Tenisha Percell has experienced the highs and lows of entrepreneurship. In 2006, by the young age of 25, she started the Skool Boye Agency Inc., which creates brand awareness for companies, universities, and celebrities in the college market. It is a marketing and event planning company that caters to the urban and hip hop youth culture. Now at age 28, she is projecting gross earnings of $131,175 by the end of 2009 and currently manages college tours for Grammy Award winner Chrisette Michele and many others.
Skool Boye grew out of a love for hip-hop and urban music, the opportunity to intern at Def Jam Recordings since the age 14, and then work for the company after college, which gave her the skill set to help keep her business float.
“The experience alone was worth more than money,â€ says the Bronx-native, who interned eight years and received high school and college credit between 1995 and 2003.
But in January 2007, Percell decided to pursue another dream in the cosmetology industry for which her knowledge was far less. Floating on the success of the Skool Boye Agency, she thought the joy of entrepreneurship alone would carry her. So with $15,000 from her savings, along with a $4,000 microloan from The Greater Newark Business Development Consortium she opened a beauty salon in Newark, New Jersey.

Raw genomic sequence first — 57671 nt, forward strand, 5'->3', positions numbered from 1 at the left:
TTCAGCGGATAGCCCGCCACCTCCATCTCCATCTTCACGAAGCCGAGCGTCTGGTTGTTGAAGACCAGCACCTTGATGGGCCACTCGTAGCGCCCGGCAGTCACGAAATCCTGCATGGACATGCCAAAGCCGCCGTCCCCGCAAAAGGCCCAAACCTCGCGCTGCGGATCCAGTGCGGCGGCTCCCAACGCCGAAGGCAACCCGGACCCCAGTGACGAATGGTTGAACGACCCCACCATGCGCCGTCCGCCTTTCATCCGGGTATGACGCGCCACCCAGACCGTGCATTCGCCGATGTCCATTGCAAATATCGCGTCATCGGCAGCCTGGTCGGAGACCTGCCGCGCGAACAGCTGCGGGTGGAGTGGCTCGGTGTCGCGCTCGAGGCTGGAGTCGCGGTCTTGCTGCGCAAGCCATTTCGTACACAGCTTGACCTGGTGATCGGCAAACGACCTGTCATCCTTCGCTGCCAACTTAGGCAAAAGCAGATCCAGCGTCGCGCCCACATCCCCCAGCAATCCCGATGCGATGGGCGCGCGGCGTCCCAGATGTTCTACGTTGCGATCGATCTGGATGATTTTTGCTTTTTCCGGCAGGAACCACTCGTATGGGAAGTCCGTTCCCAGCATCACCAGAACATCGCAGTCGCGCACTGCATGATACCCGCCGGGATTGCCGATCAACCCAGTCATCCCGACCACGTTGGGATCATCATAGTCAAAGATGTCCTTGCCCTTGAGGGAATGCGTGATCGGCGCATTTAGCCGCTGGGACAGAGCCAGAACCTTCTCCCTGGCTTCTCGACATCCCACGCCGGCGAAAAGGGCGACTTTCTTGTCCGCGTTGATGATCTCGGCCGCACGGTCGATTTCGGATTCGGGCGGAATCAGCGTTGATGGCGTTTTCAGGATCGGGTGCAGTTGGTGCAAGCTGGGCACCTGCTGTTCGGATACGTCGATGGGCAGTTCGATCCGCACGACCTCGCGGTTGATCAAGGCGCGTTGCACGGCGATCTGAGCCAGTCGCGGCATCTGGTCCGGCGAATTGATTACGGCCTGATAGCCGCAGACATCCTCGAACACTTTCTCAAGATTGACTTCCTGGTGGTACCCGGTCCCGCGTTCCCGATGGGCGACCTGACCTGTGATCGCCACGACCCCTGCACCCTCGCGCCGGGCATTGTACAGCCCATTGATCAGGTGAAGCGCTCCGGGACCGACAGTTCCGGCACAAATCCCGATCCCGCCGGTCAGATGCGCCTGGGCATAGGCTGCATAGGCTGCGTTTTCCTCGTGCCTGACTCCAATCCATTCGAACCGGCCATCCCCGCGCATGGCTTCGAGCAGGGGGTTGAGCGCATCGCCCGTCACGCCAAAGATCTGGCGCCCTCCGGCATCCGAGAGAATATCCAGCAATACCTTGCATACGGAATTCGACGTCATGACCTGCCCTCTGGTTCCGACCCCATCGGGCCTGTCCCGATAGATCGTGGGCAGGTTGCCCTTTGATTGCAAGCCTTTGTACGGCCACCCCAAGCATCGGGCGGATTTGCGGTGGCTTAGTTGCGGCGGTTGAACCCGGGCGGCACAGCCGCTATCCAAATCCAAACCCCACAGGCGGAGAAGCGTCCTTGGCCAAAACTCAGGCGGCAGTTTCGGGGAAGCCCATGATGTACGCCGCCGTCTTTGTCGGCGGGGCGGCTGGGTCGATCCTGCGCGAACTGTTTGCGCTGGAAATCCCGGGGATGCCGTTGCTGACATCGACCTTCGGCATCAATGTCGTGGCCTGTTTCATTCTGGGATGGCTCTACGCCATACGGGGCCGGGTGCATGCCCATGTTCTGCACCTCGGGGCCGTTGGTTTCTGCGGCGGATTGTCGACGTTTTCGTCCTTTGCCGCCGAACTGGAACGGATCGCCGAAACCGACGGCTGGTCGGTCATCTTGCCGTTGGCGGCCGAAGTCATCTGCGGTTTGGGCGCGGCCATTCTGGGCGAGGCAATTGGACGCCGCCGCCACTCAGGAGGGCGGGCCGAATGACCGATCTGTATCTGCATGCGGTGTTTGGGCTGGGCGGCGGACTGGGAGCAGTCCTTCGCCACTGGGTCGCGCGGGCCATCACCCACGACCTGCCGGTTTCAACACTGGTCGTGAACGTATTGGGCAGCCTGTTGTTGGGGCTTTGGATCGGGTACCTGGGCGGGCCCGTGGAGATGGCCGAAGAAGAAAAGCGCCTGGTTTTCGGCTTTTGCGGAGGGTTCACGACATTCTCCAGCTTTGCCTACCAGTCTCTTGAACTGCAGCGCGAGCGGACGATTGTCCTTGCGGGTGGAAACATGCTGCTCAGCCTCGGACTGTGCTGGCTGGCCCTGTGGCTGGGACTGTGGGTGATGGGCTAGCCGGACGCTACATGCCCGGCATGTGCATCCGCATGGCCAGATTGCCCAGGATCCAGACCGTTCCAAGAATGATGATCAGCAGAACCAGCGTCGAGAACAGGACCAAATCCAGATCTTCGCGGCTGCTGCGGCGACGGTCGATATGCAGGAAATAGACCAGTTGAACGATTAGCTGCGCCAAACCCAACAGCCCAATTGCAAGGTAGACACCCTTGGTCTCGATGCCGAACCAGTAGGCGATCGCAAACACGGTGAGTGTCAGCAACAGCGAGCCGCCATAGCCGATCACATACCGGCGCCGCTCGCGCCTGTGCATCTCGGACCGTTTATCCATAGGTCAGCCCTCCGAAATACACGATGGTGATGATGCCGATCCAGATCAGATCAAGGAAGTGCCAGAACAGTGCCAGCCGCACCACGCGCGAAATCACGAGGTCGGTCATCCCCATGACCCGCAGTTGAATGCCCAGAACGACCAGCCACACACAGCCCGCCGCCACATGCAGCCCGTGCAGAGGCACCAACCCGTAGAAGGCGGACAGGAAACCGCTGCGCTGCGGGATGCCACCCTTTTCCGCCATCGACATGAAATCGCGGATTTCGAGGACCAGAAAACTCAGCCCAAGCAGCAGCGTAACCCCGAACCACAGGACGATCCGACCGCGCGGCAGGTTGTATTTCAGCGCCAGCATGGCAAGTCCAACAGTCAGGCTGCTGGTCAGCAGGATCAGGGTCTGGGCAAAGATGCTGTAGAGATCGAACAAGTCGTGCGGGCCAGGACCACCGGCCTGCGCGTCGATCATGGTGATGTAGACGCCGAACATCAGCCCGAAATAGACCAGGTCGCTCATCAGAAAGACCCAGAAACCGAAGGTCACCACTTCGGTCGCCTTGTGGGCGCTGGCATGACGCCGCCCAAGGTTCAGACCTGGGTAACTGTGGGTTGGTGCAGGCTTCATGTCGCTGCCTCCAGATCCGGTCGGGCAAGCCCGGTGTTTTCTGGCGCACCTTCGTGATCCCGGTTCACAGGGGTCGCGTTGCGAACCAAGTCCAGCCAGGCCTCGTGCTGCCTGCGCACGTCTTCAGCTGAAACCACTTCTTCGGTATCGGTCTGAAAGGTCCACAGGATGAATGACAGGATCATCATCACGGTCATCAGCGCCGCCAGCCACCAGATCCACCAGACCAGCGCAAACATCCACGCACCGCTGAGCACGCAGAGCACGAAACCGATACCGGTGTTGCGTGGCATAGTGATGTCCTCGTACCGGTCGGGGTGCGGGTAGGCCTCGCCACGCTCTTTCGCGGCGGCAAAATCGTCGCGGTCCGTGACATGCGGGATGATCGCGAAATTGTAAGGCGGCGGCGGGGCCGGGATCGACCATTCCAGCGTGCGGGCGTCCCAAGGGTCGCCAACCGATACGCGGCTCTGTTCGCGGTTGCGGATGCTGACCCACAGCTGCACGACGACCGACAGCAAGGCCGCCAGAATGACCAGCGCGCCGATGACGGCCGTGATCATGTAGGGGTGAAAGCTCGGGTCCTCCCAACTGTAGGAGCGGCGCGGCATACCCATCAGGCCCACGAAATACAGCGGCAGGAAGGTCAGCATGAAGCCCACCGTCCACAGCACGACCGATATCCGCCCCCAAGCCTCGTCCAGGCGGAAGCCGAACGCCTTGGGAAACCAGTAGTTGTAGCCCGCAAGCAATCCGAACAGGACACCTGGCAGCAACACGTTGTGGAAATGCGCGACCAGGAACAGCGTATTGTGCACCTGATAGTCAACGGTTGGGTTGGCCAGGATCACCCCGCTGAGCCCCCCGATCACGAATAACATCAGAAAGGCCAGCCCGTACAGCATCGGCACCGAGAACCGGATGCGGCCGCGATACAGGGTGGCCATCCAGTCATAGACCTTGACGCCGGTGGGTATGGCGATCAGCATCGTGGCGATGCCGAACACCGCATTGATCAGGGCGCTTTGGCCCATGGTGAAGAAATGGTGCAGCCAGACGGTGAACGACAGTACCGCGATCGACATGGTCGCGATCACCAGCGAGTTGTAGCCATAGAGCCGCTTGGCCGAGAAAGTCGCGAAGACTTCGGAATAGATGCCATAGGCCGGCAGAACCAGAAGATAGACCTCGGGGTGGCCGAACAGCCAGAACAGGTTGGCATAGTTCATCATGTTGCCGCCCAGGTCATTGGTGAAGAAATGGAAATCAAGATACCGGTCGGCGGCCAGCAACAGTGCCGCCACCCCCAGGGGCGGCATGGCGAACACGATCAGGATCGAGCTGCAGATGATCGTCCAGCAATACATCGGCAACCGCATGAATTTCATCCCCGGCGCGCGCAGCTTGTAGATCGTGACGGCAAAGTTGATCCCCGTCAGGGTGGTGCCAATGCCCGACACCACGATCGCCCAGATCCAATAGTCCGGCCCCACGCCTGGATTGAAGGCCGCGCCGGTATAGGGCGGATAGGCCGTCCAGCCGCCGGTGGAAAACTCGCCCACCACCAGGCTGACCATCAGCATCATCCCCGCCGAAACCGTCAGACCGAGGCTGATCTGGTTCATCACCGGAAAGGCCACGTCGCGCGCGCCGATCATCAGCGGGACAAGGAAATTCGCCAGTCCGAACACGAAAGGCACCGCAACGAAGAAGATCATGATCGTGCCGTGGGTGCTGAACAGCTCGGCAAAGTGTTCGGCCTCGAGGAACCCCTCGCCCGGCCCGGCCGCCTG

She hired seven stylists, bought all new furniture, mirrors, and chairs and installed new pipes and a hot water heater. Initially, the shop was profitable because it was one of four franchises licensed under the The Burjazz Hair Studio, salons that had a strong customer base in New Jersey’s Essex County. But the success didn’t last long and she realized that if she didn’t close the salon soon, she would be jeopardizing the success of the Skool Boye Agency.
BlackEnterprise.com talked with Percell about how she started her two businesses and what lessons she learned when one of them became too much to handle.
BlackEnterprise.com: How did you come up with the name Skool Boye?
Tenisha Percell: The name Skool Boye is a promise fulfilled. It was the nickname of a close childhood friend. As children we always talked about being CEOs and running our own businesses in the Bronx. We made a promise to each other that whoever had the opportunity to start their business first would name it after the other person. I was the first one to start my business so I named it after him.